I do not have any argument selection preferences. You should make the arguments that you think are appropriate.

  • UNDERSTAND YOUR ARGUMENTS COMPLETELY: You should not make any arguments that you do not completely understand. The key words are "you," "completely," and "understand." The meaning of these words should be self-evident. However, I have realized that not everyone defines the words the same way. "You" - The speaker. If the speaker makes the argument, then the speaker should understand the argument completely. "Completely understand" - Do not assume that I understand everything; do not assume that I am incompetent. Assume that I think logically, i.e., A -> B. You need to be able to connect the dots between your evidence; you need to know if the authors that you cite agree or disagree with each other.
  • KRITIKS: You should know (and be able to explain) at what level the kritik functions. Based on that knowledge, you must make FIAT related arguments if and when appropriate.
  • TOPICALITY (AND THEORY GENERALLY): You must make substantive arguments that are thick with warrants and provide a compelling reason to vote for you based on those arguments. A simple example should suffice. Almost every team makes an argument related to "education" at some point during a debate round. For example, responding to a topicality violation an affirmative team may argue that "a broad view of the topic promotes education." To be successful you need to be able to answer - during the round - two key questions: why is your claim true? why does it matter? And, particularly with these types of arguments, you must explain how your arguments should be evaluated (e.g., do you believe that topicality should be evaluated first?) and why.
  • SPEED: I am getting older and I am judging less frequently. I can still handle speed if the following conditions are met: (1) You are making substantive (i.e., analytically involved) arguments. Two sentence cards and one sentence analytics do not satisfy this standard; (2) You are clear; and, (3) You signpost and number your arguments and respond to your opponents' arguments by number, i.e., "responding to 2AC number 1."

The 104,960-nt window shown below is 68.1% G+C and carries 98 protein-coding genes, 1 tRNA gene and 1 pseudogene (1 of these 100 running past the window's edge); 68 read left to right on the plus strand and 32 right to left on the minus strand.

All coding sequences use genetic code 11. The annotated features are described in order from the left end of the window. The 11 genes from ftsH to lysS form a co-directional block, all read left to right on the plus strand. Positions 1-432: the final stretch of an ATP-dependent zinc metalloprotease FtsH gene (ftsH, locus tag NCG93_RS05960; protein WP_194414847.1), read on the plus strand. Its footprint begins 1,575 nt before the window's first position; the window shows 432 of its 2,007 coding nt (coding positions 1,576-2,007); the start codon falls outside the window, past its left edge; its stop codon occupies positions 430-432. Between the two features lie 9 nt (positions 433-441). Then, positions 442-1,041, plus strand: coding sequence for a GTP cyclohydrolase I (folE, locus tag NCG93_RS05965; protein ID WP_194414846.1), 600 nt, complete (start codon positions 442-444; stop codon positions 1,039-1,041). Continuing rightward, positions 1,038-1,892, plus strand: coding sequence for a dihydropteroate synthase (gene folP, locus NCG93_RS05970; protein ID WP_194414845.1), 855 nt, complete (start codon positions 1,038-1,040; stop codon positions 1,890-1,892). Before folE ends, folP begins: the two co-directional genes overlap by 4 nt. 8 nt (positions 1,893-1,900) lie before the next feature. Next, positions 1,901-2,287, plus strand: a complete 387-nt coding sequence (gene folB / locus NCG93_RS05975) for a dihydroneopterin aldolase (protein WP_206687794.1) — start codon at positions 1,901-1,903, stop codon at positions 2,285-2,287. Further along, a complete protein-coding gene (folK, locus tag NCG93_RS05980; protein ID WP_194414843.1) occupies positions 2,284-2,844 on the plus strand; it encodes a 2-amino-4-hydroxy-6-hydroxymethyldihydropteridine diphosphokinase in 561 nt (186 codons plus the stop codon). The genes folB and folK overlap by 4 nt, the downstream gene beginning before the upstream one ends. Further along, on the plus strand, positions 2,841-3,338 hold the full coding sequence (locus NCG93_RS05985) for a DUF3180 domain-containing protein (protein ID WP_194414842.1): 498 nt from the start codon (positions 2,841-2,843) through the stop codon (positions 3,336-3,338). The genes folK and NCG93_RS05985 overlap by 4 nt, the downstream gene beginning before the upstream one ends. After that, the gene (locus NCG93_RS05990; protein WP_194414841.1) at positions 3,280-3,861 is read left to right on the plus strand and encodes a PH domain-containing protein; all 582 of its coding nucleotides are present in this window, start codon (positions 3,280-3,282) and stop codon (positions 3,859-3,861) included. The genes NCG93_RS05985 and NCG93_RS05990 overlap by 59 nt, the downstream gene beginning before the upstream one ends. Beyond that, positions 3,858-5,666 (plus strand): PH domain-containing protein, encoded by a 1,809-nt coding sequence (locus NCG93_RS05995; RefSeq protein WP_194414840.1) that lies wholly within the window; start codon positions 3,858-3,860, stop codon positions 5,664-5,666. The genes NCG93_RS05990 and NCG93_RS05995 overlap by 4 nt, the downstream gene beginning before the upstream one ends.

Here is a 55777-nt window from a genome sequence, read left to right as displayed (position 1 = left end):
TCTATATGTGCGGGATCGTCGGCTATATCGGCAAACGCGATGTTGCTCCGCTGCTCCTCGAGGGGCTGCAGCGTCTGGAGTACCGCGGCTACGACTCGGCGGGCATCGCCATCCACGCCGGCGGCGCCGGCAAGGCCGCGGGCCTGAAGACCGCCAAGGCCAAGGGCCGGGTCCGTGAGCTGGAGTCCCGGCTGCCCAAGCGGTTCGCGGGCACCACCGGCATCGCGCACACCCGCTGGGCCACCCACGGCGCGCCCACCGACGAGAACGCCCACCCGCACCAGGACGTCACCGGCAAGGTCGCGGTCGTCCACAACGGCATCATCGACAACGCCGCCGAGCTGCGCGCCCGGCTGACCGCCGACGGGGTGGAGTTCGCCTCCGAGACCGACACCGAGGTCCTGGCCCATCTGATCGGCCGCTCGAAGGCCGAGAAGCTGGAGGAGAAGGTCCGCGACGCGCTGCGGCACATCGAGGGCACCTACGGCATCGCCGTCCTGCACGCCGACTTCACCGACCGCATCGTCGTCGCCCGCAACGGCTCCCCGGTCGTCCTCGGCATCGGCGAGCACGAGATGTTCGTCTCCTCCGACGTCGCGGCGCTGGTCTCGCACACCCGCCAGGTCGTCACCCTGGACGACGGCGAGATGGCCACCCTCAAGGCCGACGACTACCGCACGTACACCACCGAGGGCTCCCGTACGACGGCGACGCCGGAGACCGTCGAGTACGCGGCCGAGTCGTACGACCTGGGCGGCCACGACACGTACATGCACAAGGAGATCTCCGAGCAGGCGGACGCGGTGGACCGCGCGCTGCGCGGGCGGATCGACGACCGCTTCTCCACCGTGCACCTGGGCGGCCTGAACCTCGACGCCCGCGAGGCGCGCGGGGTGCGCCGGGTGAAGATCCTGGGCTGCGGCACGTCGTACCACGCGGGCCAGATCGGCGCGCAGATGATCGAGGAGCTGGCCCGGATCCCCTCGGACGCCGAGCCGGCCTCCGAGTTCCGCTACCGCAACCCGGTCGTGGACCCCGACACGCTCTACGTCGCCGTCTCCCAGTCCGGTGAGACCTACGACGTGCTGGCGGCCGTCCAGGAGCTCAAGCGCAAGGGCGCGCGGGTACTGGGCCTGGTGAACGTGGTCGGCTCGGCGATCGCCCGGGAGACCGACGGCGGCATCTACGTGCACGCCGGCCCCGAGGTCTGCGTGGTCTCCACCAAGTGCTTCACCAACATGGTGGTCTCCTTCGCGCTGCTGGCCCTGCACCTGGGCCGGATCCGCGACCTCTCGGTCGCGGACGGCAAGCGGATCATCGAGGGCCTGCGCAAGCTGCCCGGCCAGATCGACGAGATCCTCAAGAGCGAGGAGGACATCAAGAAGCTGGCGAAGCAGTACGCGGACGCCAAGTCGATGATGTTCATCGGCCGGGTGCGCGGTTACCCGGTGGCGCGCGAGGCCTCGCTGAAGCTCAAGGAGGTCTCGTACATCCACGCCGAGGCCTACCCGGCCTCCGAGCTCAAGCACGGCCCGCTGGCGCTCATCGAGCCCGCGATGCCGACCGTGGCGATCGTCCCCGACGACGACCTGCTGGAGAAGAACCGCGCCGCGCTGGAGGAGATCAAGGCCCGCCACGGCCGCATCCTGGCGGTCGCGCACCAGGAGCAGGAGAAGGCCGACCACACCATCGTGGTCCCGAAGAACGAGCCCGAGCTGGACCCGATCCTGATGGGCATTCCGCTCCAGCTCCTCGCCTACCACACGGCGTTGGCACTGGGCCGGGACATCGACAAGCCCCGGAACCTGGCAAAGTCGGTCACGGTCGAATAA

• OPEN CROSS-EXAMINATION: No problem. However, you should re-read "understand your arguments" because if you fail to demonstrate that you understand your arguments completely you are doing yourself a speaker-point related disservice.
  • IN-ROUND EVIDENCE HANDLING: There are two points here: (1) I have no problems with anyone standing over the speaker's shoulder or taking evidence when the speaker is done reading it; (2) make sure that you can account for the evidence that each speaker uses. If you use the evidence, then you should be able to access it and provide it to any other speaker who claims that he or she needs it. If you take the evidence, then you should be able to access it and provide it to any other speaker who claims that he or she needs it.

  • Impact analysis is a must.
  • I vote based on what I have on my flow.

  • Please ask. Listen to my response.